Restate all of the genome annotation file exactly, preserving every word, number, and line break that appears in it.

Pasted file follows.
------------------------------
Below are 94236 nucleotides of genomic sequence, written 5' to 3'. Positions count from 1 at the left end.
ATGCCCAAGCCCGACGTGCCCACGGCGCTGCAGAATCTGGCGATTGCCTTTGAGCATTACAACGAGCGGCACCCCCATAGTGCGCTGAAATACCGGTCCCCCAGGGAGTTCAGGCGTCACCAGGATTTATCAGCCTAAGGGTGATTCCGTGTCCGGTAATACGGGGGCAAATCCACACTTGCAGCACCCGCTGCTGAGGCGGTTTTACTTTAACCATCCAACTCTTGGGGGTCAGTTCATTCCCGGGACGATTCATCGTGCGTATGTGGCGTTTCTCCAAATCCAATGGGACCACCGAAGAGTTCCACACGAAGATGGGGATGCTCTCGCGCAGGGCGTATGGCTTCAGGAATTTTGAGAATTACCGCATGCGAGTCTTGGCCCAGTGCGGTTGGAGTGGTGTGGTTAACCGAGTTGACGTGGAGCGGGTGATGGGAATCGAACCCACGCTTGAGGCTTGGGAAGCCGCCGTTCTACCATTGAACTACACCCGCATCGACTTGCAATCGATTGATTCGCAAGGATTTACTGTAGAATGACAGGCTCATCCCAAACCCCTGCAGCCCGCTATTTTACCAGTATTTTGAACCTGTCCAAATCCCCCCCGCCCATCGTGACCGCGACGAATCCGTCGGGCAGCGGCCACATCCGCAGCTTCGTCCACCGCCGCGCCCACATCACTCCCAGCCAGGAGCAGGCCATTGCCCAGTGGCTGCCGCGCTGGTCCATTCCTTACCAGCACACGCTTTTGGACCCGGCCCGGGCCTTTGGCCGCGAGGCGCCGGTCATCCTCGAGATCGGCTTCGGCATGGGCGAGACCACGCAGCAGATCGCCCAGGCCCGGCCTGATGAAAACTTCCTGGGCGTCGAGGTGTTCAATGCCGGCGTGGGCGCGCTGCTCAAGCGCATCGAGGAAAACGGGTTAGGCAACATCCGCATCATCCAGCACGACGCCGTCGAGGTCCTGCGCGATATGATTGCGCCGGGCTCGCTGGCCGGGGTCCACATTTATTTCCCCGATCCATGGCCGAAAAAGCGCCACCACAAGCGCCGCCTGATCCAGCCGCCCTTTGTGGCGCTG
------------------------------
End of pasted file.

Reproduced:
Below are 94236 nucleotides of genomic sequence, written 5' to 3'. Positions count from 1 at the left end.
ATGCCCAAGCCCGACGTGCCCACGGCGCTGCAGAATCTGGCGATTGCCTTTGAGCATTACAACGAGCGGCACCCCCATAGTGCGCTGAAATACCGGTCCCCCAGGGAGTTCAGGCGTCACCAGGATTTATCAGCCTAAGGGTGATTCCGTGTCCGGTAATACGGGGGCAAATCCACACTTGCAGCACCCGCTGCTGAGGCGGTTTTACTTTAACCATCCAACTCTTGGGGGTCAGTTCATTCCCGGGACGATTCATCGTGCGTATGTGGCGTTTCTCCAAATCCAATGGGACCACCGAAGAGTTCCACACGAAGATGGGGATGCTCTCGCGCAGGGCGTATGGCTTCAGGAATTTTGAGAATTACCGCATGCGAGTCTTGGCCCAGTGCGGTTGGAGTGGTGTGGTTAACCGAGTTGACGTGGAGCGGGTGATGGGAATCGAACCCACGCTTGAGGCTTGGGAAGCCGCCGTTCTACCATTGAACTACACCCGCATCGACTTGCAATCGATTGATTCGCAAGGATTTACTGTAGAATGACAGGCTCATCCCAAACCCCTGCAGCCCGCTATTTTACCAGTATTTTGAACCTGTCCAAATCCCCCCCGCCCATCGTGACCGCGACGAATCCGTCGGGCAGCGGCCACATCCGCAGCTTCGTCCACCGCCGCGCCCACATCACTCCCAGCCAGGAGCAGGCCATTGCCCAGTGGCTGCCGCGCTGGTCCATTCCTTACCAGCACACGCTTTTGGACCCGGCCCGGGCCTTTGGCCGCGAGGCGCCGGTCATCCTCGAGATCGGCTTCGGCATGGGCGAGACCACGCAGCAGATCGCCCAGGCCCGGCCTGATGAAAACTTCCTGGGCGTCGAGGTGTTCAATGCCGGCGTGGGCGCGCTGCTCAAGCGCATCGAGGAAAACGGGTTAGGCAACATCCGCATCATCCAGCACGACGCCGTCGAGGTCCTGCGCGATATGATTGCGCCGGGCTCGCTGGCCGGGGTCCACATTTATTTCCCCGATCCATGGCCGAAAAAGCGCCACCACAAGCGCCGCCTGATCCAGCCGCCCTTTGTGGCGCTG